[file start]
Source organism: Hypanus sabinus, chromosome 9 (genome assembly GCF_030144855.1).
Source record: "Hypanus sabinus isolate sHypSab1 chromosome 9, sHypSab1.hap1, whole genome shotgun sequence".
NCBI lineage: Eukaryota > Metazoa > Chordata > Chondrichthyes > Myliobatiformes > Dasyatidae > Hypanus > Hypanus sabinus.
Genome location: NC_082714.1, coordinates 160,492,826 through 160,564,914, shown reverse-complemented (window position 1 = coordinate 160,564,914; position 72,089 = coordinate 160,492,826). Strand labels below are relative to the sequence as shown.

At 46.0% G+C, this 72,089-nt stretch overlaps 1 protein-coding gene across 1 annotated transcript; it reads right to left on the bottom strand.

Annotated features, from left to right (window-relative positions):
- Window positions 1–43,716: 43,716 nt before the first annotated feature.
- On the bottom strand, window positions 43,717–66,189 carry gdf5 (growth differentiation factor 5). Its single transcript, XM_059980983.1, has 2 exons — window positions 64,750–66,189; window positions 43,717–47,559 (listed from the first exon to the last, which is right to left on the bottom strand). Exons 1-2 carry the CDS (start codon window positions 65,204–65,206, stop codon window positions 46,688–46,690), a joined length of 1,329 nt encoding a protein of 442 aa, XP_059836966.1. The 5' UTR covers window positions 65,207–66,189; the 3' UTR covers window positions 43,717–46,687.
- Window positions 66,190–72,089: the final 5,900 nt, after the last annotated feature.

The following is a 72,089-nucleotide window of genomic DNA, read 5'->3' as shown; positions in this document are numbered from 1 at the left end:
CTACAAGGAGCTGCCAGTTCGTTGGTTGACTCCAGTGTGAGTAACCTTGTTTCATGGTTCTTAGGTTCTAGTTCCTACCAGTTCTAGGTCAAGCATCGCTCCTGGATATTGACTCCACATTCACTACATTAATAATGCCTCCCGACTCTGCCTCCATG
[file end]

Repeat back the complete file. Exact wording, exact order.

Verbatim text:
Source organism: Hypanus sabinus, chromosome 9 (genome assembly GCF_030144855.1).
Source record: "Hypanus sabinus isolate sHypSab1 chromosome 9, sHypSab1.hap1, whole genome shotgun sequence".
NCBI lineage: Eukaryota > Metazoa > Chordata > Chondrichthyes > Myliobatiformes > Dasyatidae > Hypanus > Hypanus sabinus.
Genome location: NC_082714.1, coordinates 160,492,826 through 160,564,914, shown reverse-complemented (window position 1 = coordinate 160,564,914; position 72,089 = coordinate 160,492,826). Strand labels below are relative to the sequence as shown.

At 46.0% G+C, this 72,089-nt stretch overlaps 1 protein-coding gene across 1 annotated transcript; it reads right to left on the bottom strand.

Annotated features, from left to right (window-relative positions):
- Window positions 1–43,716: 43,716 nt before the first annotated feature.
- On the bottom strand, window positions 43,717–66,189 carry gdf5 (growth differentiation factor 5). Its single transcript, XM_059980983.1, has 2 exons — window positions 64,750–66,189; window positions 43,717–47,559 (listed from the first exon to the last, which is right to left on the bottom strand). Exons 1-2 carry the CDS (start codon window positions 65,204–65,206, stop codon window positions 46,688–46,690), a joined length of 1,329 nt encoding a protein of 442 aa, XP_059836966.1. The 5' UTR covers window positions 65,207–66,189; the 3' UTR covers window positions 43,717–46,687.
- Window positions 66,190–72,089: the final 5,900 nt, after the last annotated feature.

The following is a 72,089-nucleotide window of genomic DNA, read 5'->3' as shown; positions in this document are numbered from 1 at the left end:
CTACAAGGAGCTGCCAGTTCGTTGGTTGACTCCAGTGTGAGTAACCTTGTTTCATGGTTCTTAGGTTCTAGTTCCTACCAGTTCTAGGTCAAGCATCGCTCCTGGATATTGACTCCACATTCACTACATTAATAATGCCTCCCGACTCTGCCTCCATG